Monthly Archives: February 2011
Here. The universities seem to crank out an endless supply of these non-serious leftist “intellectuals”.
Richard Ebeling and I have an extended discussion in the comments section of a post by Steve Horwitz, hashing out the commonalities shared by Friedrich Hayek and Ludwig Mises — and the differences which distinguish the work of each economist.
Richard Ebeling tells us: Long ago (1975), when I was first becoming interested in Schutz’s writings on intersubjective structures of meaning and ideal types, I asked Hayek what he thought of Schutz and if Schutz had any influence on him. … Continue reading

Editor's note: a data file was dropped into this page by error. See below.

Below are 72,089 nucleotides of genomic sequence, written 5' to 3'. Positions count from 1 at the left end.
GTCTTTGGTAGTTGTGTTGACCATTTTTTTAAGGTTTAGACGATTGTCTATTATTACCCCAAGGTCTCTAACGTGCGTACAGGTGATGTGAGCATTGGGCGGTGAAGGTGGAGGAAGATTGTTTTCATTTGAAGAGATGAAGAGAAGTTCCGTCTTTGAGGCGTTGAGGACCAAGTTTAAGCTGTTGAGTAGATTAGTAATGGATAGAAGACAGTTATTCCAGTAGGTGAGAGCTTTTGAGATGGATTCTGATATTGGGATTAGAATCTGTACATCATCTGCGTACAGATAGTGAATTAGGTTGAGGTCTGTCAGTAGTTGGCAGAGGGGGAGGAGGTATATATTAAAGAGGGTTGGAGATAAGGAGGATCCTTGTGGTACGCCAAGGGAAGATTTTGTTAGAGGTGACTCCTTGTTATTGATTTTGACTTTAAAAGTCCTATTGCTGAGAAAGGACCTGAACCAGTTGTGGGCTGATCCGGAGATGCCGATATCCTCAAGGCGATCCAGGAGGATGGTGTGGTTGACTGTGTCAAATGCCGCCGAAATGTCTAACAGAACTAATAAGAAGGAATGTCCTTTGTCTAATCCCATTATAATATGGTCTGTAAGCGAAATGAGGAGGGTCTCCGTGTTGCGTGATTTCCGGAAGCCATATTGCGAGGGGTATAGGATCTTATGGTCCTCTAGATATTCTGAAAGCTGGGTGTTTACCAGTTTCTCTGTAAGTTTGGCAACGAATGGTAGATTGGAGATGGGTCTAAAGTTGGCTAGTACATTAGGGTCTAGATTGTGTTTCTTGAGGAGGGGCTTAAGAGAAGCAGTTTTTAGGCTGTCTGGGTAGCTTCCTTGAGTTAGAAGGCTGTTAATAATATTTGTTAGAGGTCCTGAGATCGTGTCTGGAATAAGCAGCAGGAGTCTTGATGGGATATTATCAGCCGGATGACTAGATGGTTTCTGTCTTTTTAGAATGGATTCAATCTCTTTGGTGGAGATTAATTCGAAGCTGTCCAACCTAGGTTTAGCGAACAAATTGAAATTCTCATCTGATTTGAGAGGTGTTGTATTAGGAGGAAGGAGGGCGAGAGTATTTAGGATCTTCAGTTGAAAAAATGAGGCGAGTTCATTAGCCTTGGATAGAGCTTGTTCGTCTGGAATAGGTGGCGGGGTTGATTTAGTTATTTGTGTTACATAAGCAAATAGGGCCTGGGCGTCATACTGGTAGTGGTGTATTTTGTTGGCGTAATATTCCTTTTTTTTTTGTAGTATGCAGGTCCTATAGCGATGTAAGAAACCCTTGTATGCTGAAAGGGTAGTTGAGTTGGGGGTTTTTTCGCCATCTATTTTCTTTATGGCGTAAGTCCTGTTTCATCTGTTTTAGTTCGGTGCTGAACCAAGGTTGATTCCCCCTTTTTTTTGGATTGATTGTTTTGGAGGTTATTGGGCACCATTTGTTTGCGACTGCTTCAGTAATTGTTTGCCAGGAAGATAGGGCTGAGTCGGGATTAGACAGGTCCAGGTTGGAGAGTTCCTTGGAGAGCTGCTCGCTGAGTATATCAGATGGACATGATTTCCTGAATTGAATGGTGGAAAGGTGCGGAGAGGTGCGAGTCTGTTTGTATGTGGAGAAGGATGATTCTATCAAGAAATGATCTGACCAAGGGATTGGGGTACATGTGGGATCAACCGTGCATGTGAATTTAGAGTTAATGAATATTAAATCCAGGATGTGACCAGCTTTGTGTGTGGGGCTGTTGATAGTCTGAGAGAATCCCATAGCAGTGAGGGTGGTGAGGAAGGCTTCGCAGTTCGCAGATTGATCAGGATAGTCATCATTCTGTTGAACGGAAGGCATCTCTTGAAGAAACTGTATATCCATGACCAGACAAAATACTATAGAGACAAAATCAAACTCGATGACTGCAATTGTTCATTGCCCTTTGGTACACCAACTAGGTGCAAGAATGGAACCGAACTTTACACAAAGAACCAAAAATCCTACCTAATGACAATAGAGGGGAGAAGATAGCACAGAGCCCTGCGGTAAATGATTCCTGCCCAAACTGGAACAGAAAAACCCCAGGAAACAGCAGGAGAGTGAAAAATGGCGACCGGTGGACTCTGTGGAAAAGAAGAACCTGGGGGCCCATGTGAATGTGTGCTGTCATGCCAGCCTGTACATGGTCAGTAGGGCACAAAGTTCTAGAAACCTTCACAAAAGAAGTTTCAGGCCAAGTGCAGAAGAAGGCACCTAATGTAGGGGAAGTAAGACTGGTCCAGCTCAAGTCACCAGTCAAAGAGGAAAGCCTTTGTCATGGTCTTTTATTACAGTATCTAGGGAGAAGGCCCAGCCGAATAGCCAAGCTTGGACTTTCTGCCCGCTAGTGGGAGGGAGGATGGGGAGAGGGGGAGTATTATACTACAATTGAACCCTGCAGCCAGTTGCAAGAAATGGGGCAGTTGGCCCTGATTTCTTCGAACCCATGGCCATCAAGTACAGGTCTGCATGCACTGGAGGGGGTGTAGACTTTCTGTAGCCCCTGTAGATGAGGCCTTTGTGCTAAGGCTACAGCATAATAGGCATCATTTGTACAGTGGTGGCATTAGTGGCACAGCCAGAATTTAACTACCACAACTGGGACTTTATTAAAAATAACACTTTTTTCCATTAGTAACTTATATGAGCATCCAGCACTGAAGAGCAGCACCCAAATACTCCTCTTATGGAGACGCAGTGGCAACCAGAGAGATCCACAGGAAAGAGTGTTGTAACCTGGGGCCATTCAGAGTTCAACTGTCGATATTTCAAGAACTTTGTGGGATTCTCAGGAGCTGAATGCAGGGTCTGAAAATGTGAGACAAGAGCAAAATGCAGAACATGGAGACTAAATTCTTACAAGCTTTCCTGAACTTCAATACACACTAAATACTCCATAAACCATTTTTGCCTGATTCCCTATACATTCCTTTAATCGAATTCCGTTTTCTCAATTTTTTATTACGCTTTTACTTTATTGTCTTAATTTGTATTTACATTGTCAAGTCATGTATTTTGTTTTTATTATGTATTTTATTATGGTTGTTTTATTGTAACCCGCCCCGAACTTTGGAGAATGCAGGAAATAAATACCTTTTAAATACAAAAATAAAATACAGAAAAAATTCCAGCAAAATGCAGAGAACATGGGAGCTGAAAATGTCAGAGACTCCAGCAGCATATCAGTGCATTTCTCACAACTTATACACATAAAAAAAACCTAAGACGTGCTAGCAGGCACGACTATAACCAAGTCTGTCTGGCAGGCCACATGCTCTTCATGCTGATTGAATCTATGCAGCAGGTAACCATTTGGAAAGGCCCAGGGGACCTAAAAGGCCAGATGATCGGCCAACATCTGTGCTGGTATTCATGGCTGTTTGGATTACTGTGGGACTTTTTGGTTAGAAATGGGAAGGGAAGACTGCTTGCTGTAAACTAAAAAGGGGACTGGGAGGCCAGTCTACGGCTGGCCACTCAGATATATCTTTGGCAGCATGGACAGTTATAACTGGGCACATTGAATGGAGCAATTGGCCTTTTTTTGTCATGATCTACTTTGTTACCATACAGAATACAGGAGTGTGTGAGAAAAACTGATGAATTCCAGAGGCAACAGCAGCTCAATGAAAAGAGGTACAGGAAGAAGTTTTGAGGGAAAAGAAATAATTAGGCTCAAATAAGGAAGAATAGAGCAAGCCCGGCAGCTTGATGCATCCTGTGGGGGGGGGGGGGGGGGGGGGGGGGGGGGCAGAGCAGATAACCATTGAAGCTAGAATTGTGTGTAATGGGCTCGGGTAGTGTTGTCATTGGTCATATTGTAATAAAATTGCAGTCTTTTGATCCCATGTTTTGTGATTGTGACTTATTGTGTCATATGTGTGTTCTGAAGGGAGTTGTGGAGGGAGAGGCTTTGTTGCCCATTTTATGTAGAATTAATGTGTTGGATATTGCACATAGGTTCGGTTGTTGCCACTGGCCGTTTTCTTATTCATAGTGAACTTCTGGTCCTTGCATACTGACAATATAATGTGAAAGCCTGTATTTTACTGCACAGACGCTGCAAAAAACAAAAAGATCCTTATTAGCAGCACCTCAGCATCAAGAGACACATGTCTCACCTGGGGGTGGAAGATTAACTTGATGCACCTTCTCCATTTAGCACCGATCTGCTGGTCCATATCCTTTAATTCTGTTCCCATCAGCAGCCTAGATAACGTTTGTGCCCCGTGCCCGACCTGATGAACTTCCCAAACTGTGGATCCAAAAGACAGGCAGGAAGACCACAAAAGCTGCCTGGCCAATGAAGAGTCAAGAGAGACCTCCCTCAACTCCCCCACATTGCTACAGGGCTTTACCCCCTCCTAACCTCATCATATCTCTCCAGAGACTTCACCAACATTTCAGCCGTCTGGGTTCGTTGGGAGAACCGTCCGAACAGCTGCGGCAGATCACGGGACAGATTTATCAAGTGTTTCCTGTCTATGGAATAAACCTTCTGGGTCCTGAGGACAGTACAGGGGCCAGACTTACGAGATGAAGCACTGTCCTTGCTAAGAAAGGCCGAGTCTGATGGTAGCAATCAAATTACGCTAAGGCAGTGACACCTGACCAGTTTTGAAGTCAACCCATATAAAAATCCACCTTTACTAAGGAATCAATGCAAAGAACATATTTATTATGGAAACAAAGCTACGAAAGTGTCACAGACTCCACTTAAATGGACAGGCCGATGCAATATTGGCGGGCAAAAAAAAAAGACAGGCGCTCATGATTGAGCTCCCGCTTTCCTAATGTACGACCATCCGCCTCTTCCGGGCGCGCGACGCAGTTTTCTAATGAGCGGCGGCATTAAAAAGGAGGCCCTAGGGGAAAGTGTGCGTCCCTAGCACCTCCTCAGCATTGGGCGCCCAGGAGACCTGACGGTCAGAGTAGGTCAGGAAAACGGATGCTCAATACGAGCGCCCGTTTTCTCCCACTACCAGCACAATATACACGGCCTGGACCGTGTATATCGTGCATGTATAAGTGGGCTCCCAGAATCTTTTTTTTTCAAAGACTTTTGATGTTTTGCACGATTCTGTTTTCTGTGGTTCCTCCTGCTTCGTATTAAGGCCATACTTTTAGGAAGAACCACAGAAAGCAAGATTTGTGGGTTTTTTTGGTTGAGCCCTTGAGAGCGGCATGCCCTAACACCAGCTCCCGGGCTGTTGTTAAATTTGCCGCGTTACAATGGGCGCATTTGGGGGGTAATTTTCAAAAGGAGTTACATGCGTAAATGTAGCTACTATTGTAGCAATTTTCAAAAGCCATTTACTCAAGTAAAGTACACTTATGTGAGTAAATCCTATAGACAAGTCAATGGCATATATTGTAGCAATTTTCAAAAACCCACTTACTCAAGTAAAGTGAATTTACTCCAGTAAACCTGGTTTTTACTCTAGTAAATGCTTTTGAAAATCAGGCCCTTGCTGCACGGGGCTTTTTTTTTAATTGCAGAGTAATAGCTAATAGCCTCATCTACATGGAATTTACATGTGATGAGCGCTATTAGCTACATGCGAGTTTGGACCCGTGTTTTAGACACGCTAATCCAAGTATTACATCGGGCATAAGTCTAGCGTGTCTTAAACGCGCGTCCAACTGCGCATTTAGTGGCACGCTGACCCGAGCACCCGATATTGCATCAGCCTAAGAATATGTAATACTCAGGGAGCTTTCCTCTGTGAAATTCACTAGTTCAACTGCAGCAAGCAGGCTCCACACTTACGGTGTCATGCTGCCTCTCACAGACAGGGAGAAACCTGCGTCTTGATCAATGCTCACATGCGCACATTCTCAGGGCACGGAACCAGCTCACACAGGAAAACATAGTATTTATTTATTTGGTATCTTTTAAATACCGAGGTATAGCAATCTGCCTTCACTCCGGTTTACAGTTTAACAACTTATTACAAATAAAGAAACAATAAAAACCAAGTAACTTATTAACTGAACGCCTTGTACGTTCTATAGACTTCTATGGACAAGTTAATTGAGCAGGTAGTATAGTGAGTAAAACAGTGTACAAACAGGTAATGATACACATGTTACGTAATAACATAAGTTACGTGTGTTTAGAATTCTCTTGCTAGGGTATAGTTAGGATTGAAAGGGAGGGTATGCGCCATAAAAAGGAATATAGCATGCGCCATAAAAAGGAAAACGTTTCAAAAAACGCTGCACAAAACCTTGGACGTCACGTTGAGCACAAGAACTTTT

The key event in the post-war rise of the word “neoclassical economics” seems to be Paul Simpson’s 1949 AER article, “Neoclassical Economics and Monetary Problems”, which defines neoclassical economics as: “[A] body of analysis derived from postulates concerning individual behavior … Continue reading
Note well: this in an NGRAM for the lower case expression “constitution of liberty”.
The modern notion of “scientism” was introduced by Friedrich Hayek and Karl Popper in the mid-1940s, in Hayek’s journal Econometrica.